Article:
Developing and sustaining foundational language skills: listening, speaking, reading, writing, and thinking--vocabulary. The student uses newly acquired vocabulary expressively.
Knowledge and Skills Statement
A knowledge and skills statement is a broad statement of what students must know and be able to do. It generally begins with a learning strand and ends with the phrase “The student is expected to:” Knowledge and skills statements always include related student expectations.
Synonyms and Antonyms
Use a quick isolated skill assessment.
Have a list of words on the left and a list of synonyms on the right and ask students to match each word to its synonym (same for antonyms).
Write example idioms on the board and ask students to share what they think each idiom means.
Give students a list of words and ask them to write the two meanings for each word (e.g., read, bow, close) (Isolated skill assessment).
- Circle which meaning makes sense in this context: Can you close the door?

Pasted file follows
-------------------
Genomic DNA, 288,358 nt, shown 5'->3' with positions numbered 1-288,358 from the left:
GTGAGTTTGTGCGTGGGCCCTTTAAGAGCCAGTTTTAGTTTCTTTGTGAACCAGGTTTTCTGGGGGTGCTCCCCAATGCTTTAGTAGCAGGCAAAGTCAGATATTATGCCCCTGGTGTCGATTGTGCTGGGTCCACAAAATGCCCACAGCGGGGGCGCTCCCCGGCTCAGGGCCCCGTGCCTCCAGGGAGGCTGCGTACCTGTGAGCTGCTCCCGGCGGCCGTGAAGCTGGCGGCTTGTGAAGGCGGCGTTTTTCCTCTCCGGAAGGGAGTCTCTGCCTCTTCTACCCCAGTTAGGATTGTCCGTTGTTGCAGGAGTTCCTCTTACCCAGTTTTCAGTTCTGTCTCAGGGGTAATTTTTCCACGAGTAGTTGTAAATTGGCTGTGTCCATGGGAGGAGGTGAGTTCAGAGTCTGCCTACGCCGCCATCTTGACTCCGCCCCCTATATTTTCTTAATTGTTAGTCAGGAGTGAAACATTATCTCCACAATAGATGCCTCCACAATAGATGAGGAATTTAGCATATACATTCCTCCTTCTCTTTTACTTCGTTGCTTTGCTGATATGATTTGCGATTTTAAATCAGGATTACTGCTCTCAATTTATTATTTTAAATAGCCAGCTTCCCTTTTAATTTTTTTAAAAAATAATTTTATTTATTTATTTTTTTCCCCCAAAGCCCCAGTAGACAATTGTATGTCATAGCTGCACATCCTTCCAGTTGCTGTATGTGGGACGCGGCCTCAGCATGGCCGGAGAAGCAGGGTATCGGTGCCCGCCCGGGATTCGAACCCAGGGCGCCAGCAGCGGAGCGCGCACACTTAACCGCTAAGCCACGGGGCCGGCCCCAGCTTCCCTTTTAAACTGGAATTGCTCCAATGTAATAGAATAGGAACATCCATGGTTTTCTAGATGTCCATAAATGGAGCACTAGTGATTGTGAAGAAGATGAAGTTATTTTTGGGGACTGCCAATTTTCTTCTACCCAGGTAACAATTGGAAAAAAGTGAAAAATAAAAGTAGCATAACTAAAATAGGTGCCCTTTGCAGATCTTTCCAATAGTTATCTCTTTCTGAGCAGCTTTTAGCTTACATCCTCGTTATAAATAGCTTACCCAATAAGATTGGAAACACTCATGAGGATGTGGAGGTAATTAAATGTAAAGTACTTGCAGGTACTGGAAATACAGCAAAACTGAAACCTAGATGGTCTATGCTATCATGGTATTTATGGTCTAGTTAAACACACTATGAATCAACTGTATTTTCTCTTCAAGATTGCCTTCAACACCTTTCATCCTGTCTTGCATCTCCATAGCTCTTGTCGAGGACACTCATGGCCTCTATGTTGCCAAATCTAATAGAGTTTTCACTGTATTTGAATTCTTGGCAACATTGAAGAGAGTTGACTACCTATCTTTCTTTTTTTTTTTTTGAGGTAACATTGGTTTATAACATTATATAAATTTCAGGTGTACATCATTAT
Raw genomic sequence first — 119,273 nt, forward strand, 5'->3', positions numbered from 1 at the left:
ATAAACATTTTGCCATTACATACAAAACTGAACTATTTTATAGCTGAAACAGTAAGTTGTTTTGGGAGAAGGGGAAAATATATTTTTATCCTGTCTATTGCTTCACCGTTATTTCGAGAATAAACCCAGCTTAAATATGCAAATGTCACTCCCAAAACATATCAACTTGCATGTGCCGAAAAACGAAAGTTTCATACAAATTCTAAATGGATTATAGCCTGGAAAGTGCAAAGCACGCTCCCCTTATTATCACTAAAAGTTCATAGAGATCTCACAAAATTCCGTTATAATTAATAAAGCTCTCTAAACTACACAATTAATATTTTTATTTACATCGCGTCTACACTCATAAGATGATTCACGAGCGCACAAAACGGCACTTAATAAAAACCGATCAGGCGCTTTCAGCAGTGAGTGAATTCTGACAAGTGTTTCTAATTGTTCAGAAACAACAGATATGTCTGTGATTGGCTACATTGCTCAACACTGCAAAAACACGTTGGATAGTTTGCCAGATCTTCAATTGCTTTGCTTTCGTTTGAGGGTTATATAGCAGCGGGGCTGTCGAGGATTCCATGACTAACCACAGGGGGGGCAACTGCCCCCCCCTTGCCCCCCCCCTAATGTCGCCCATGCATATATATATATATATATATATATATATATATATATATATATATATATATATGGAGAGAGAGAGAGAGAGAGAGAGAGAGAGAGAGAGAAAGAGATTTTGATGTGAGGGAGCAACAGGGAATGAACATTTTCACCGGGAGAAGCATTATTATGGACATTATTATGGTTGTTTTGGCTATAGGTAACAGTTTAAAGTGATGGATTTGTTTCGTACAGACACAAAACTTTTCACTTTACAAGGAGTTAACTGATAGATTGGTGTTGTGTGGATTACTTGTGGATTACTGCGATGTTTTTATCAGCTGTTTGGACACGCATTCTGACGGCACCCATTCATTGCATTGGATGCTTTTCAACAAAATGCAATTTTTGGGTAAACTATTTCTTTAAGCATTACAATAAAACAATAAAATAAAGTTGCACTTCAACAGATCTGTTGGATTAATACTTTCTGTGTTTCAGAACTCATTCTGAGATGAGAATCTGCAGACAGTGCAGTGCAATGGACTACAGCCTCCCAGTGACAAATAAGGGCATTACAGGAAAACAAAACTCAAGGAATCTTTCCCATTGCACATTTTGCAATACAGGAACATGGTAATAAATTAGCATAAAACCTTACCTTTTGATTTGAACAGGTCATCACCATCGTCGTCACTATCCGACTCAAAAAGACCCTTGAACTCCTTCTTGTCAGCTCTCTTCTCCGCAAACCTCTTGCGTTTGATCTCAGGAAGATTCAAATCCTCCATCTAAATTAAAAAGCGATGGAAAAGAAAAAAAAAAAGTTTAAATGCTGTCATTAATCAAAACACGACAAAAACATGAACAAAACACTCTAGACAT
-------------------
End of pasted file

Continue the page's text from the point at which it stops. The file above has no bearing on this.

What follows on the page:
a) shut b) nearby
- Read the sentences below and choose which word fits best for BOTH sentences:
I like to put a pink ______ on my dog’s ears.
When the prince saw the princess, he took a _____ to introduce himself.
a) close b) read c) bow
These skills can be assessed in isolation or together in one assessment. The skills should be assessed both in context of a text and outside of a text. Assessing outside of context will help ensure clear understanding of the skill and in context will show ability to apply knowledge.
Glossary Support for ELA.2.3.D
Related 2009 Student Expectation
This student expectation is related to the following SE from the 2009 reading/language arts TEKS.
(5) Reading/Vocabulary Development. Students understand new vocabulary and use it when reading and writing. Students are expected to: